In 1994, my wife Judi and I moved from being on church staff for the first 15 years of our marriage to being faculty here at the seminary. Our move to the “ivory tower” had a couple of surprises. First, I remember fall of 1994. We had only been at the seminary for a month, had not gotten plugged in as volunteers with youth ministry at the church (yet) and our children were still preschoolers. It was about the second fall Friday night and I had this feeling I was supposed to be somewhere. Then I realized that every Friday night in the fall, for 16 years, I had been at a high school football game or junior high fellowship.
Then the holiday season rolled around. We were used to going to Atlanta for Thanksgiving (to be with my family), then going to Christmas parties pretty much non-stop through the month of December, doing Christmas Eve services at church, and waking up on Christmas morning knowing that we would be driving to New Orleans to see Judi’s mom. Once again when we moved to New Orleans, we had a faculty Christmas dinner (no white elephant gifts though) and maybe a class party at church and that was it. It seemed awful quiet.
We actually looked at each other and missed the manic schedule of parties which allowed us to be reminded of the priceless friendships we had in our community of faith. I want to challenge you to look at this season of “get togethers” as a privilege and not a chore. We missed conversations with people that had little to do with the life of the church (although you always get pulled aside for “that guy” to say, “there’s something I have been meaning to ask you…”). We missed the community of friends who had become important to us as we had done life together.
So I want to challenge you to look at the Christmas party circuit as something more than a job to do. Let it be a strategic, but refreshing season of investing in relationships.
Some are more appealing for investment than others. A circulating internet quote goes something like this: “Friends are like Christmas lights. Some are broken, they don’t all match and others don’t work for you at all. But there are some of them that make your day shine bright and are just right for this time and place.” I have a few thoughts, so forgive me (again) for a list.
Invest and strengthen specific relationships. If you have breakfast or lunch with other staff, make it a point to be a great listener. If you are going to someone’s house for a party, get there early to help with last minute set up or stay late to help clean up. Guide conversation away from church matters and towards personal matters of family, job, and spiritual growth. Ask about dreams and goals for the coming year. You will be surprised at the intimacy of these conversations.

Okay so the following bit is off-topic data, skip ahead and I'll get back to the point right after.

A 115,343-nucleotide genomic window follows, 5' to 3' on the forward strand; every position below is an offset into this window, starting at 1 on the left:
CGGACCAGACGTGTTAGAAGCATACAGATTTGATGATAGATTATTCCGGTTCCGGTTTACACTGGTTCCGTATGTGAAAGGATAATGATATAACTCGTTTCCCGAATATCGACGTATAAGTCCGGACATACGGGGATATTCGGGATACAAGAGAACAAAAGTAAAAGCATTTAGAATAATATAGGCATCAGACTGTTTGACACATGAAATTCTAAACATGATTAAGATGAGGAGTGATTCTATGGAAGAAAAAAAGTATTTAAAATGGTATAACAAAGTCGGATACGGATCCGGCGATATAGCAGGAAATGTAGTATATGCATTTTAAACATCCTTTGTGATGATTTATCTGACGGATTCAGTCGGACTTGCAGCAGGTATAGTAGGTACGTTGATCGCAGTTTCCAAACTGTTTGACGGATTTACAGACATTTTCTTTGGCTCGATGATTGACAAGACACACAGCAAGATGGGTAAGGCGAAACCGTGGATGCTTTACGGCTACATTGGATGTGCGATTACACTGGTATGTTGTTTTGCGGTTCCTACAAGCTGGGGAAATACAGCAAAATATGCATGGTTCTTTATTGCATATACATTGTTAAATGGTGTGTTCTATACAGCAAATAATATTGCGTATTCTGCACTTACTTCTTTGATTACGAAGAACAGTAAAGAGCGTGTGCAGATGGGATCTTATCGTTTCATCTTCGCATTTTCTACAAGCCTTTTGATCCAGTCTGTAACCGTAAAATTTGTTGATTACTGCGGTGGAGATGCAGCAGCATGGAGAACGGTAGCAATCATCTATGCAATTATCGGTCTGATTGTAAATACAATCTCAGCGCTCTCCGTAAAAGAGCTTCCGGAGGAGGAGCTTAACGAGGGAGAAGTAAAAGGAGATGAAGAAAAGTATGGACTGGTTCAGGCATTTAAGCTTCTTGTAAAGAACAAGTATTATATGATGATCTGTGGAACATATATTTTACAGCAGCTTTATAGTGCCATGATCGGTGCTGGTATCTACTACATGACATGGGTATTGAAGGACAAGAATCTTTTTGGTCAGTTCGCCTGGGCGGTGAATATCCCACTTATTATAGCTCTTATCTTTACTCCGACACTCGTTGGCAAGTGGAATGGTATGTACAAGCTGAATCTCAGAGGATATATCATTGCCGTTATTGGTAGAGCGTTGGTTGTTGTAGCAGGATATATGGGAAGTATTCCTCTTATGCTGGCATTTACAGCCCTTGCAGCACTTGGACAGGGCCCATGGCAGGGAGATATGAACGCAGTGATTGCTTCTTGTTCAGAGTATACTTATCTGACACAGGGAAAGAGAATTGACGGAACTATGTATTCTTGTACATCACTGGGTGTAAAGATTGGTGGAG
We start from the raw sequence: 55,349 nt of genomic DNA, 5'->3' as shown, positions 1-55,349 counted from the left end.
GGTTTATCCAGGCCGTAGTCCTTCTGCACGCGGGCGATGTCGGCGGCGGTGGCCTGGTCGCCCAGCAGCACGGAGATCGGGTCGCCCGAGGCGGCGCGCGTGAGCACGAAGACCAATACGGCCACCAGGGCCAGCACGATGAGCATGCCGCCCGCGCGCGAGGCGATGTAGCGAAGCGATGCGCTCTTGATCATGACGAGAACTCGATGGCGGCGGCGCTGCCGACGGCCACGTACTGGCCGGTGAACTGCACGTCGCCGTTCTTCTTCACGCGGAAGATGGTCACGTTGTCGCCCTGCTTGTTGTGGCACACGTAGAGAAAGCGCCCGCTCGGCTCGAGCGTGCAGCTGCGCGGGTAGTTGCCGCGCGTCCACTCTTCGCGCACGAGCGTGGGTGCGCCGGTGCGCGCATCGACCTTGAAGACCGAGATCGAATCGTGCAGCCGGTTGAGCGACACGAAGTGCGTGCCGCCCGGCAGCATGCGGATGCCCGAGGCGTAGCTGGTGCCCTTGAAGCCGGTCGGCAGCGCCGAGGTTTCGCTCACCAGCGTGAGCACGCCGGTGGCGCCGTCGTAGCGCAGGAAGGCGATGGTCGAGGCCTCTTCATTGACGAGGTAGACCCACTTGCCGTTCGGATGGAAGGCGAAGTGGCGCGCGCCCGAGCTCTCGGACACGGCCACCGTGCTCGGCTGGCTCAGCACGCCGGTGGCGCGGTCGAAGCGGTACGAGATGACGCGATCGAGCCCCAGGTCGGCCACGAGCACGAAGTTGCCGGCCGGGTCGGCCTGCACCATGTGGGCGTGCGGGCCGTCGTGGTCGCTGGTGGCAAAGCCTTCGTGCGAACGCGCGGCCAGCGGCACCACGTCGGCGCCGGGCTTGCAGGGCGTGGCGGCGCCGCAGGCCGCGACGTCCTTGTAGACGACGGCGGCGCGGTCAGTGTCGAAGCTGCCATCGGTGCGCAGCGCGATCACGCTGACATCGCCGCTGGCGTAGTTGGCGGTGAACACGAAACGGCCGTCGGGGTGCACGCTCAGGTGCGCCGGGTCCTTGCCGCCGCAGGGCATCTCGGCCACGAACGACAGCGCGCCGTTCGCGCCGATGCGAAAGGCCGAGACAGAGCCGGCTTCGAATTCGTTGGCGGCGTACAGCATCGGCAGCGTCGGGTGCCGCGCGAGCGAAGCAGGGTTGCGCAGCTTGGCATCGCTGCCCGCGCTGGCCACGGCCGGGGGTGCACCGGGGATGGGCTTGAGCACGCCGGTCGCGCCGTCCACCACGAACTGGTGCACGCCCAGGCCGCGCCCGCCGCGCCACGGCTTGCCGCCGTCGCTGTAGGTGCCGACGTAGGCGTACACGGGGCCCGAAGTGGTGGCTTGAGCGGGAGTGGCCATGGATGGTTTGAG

Be in the moment in your moments. Let’‘s be honest–the holiday season between Thanksgiving and Christmas is usually a bit more laid back in terms of ministry intensity. We are usually waiting after the first of the year to begin new things, and the things we are doing are more celebrative. So instead of looking at your watch and moving on to the next party, meeting, or event, be in the moment. If you are eating dinner with a family, be all in. If you are reading the Christmas story to the preschoolers in Mother’s Day Out, be all in. If you are doing a scavenger hunt with the Senior adult choir, be all in. Relationships matter.
Unwrap some new gifts. What if this was a season where you investigated new ways to deploy your gifts and talents? What if you learned something new in order to build relationships? Take a guitar lesson, get a Rosetta Stone tutor to start learning a language spoken in a place where your church might one day do missions. Think of some creative ministry initiative and round up some friends and take a risk. Go lead Christmas carols at the retirement center, cook a turkey for the firemen on the night shift, take a cup of coffee to the security guards at the mall. You will build relationships with people who are with you as well as people you serve.
Be all in with your family. It is inexcusable for your own spouse, children, or parents to feel like you are so busy with holiday mania that you do not have time for them. Say no to things at church if it means your time with your family is harmed. If you take days off, be off. Don’t call, text, e-mail or smoke signal the church to remind them of how important you are. Relationships with your family matter most of all. It would seem a real shame if your family came to dread the holiday season because they never saw you.
Pray. Maybe the advent wreath can guide you to pray for some new and specific things. Maybe the change in rhythm can give you a few moments to pray and think. Maybe there are things coming up in the new year that concern you. Maybe you are exhausted from high school football, back to school retreats, recruiting and training your new volunteers for small groups. Maybe you need a sabbath and the more relaxed schedule allows you to get away and reconnect with the most important relationship of all.
I have said before in this space that I believe Jesus was very intentional about building relationships. He spent the most time with the people who were sharing the vision of the proclamation of the Kingdom of God. I think that is a good starting point when you ponder relationship building over the holidays.